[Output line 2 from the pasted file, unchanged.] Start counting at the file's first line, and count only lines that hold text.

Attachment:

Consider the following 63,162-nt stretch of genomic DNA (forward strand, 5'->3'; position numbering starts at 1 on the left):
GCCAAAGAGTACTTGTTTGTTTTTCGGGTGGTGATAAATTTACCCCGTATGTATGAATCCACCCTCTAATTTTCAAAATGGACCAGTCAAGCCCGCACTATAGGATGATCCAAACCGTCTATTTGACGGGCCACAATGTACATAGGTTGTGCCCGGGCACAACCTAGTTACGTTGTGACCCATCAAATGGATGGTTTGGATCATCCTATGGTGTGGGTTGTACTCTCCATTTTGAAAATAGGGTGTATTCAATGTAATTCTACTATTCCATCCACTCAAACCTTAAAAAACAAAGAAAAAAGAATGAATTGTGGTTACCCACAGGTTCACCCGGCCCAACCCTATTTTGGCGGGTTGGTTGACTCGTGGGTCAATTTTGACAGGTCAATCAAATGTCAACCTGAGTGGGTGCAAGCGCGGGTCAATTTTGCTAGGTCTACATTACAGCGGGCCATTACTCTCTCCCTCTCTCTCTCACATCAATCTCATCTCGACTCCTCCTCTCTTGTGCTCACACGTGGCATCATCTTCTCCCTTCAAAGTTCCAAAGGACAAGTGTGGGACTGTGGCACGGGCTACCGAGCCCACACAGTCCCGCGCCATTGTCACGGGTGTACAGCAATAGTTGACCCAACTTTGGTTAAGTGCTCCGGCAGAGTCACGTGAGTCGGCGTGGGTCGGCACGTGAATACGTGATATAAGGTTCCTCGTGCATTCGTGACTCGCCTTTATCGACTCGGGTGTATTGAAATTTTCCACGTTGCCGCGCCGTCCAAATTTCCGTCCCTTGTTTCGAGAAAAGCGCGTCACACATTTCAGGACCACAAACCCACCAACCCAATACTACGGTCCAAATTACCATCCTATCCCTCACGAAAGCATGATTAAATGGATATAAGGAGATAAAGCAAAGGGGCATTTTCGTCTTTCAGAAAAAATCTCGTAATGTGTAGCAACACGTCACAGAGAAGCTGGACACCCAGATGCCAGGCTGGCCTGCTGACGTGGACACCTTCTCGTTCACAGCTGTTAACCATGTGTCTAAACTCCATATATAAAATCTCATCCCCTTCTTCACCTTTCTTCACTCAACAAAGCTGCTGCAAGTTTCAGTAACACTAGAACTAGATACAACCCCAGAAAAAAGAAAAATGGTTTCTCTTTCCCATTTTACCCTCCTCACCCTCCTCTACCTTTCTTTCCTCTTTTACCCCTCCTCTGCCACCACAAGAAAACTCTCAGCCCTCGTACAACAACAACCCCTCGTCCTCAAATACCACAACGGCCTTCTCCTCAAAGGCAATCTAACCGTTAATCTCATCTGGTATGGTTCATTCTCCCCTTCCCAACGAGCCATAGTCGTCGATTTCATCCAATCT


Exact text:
GCCAAAGAGTACTTGTTTGTTTTTCGGGTGGTGATAAATTTACCCCGTATGTATGAATCCACCCTCTAATTTTCAAAATGGACCAGTCAAGCCCGCACTATAGGATGATCCAAACCGTCTATTTGACGGGCCACAATGTACATAGGTTGTGCCCGGGCACAACCTAGTTACGTTGTGACCCATCAAATGGATGGTTTGGATCATCCTATGGTGTGGGTTGTACTCTCCATTTTGAAAATAGGGTGTATTCAATGTAATTCTACTATTCCATCCACTCAAACCTTAAAAAACAAAGAAAAAAGAATGAATTGTGGTTACCCACAGGTTCACCCGGCCCAACCCTATTTTGGCGGGTTGGTTGACTCGTGGGTCAATTTTGACAGGTCAATCAAATGTCAACCTGAGTGGGTGCAAGCGCGGGTCAATTTTGCTAGGTCTACATTACAGCGGGCCATTACTCTCTCCCTCTCTCTCTCACATCAATCTCATCTCGACTCCTCCTCTCTTGTGCTCACACGTGGCATCATCTTCTCCCTTCAAAGTTCCAAAGGACAAGTGTGGGACTGTGGCACGGGCTACCGAGCCCACACAGTCCCGCGCCATTGTCACGGGTGTACAGCAATAGTTGACCCAACTTTGGTTAAGTGCTCCGGCAGAGTCACGTGAGTCGGCGTGGGTCGGCACGTGAATACGTGATATAAGGTTCCTCGTGCATTCGTGACTCGCCTTTATCGACTCGGGTGTATTGAAATTTTCCACGTTGCCGCGCCGTCCAAATTTCCGTCCCTTGTTTCGAGAAAAGCGCGTCACACATTTCAGGACCACAAACCCACCAACCCAATACTACGGTCCAAATTACCATCCTATCCCTCACGAAAGCATGATTAAATGGATATAAGGAGATAAAGCAAAGGGGCATTTTCGTCTTTCAGAAAAAATCTCGTAATGTGTAGCAACACGTCACAGAGAAGCTGGACACCCAGATGCCAGGCTGGCCTGCTGACGTGGACACCTTCTCGTTCACAGCTGTTAACCATGTGTCTAAACTCCATATATAAAATCTCATCCCCTTCTTCACCTTTCTTCACTCAACAAAGCTGCTGCAAGTTTCAGTAACACTAGAACTAGATACAACCCCAGAAAAAAGAAAAATGGTTTCTCTTTCCCATTTTACCCTCCTCACCCTCCTCTACCTTTCTTTCCTCTTTTACCCCTCCTCTGCCACCACAAGAAAACTCTCAGCCCTCGTACAACAACAACCCCTCGTCCTCAAATACCACAACGGCCTTCTCCTCAAAGGCAATCTAACCGTTAATCTCATCTGGTATGGTTCATTCTCCCCTTCCCAACGAGCCATAGTCGTCGATTTCATCCAATCT